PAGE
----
Megan Burke is the senior producer for KPBS Midday Edition. Her prior production credits include KPBS Evening Edition, KPBS Roundtable, and San Diego’s DNA, a two-part documentary on the region’s oldest traditions and culture using personal artifacts and oral histories of San Diegans.
Prior to joining the news staff, Megan managed several outreach campaigns including KPBS’ Domestic Violence Awareness & Prevention Initiative. The project included Emmy award-winning television spots, an extensive web site, local programming and events, and a statewide grant campaign. She also produced the Black History Month and Hispanic Heritage Month Local Hero Awards Ceremonies from 2002-2008.
Megan has been with KPBS since 1999 and has a journalism degree from San Diego State University.
Recent Stories by Megan Burke
- April 7
- By Megan Burke
What are your questions, thoughts or concerns about sending your children back to school in person?
Professor Starla Lewis teaches classes on transcending racism and the psychological history of racism and sexism. Lewis joined Midday Edition on Friday to discuss the impact of this trial on people's mental and emotional well being.
A statue of former California Gov. Pete Wilson is once again drawing the ire of social justice activists, who demand that it be taken down over anti-immigrant policies he supported during his administration.
An altercation between conservationists and fishermen in a marine refuge for the vaquita porpoise resulted in the death of a Mexican fisherman. Now, lawmakers are considering ending protections for the critically endangered porpoise.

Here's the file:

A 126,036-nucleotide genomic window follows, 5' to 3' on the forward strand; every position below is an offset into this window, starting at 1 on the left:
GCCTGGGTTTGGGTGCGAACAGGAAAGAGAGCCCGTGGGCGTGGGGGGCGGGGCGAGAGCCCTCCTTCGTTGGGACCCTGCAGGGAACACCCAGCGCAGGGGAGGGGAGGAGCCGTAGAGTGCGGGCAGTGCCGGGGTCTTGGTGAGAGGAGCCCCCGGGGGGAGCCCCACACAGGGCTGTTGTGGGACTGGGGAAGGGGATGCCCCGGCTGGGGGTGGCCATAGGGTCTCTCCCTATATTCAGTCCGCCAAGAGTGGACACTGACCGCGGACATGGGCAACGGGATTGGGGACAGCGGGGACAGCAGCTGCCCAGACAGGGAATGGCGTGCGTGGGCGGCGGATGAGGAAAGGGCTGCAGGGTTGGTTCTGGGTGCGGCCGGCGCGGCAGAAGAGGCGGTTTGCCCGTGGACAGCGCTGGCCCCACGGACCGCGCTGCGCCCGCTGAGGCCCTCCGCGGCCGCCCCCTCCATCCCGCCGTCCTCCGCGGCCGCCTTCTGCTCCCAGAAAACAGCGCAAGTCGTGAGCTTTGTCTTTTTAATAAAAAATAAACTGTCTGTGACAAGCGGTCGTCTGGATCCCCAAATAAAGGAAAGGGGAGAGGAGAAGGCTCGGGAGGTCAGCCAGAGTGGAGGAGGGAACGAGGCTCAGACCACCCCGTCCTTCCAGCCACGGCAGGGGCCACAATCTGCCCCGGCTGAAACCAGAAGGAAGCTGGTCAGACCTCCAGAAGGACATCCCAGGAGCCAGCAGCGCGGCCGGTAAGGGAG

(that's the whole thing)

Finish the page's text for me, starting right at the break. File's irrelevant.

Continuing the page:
The repercussions of a shooting rampage in Atlanta Tuesday are being felt in Asian American and Pacific Islander American communities across the U.S., including in San Diego County.
On Midday Edition Tuesday, we speak to the founder of UC San Diego Health's post-COVID-19 clinic about what we are learning about the lingering effects of COVID-19 long after the infection is gone.
It’s been just over a year since COVID-19 was officially declared a pandemic. A year of anxiety, hardship, confusion and loss. A year like no other.
In San Diego County, Black women are three times more likely to die due to pregnancy or delivery complications — so are Black infants. Black babies are also 60% more likely to be born prematurely.
For Black women who are expecting a baby, pregnancy can be filled with the anxiety of knowing you will have to navigate a health care system plagued by racism. That racism affects the quality of medical care Black women and infants receive.
After a harrowing few years of dental trauma and career-saving procedures, Gilbert Castellanos reflects on the music that shaped him — and got him through it.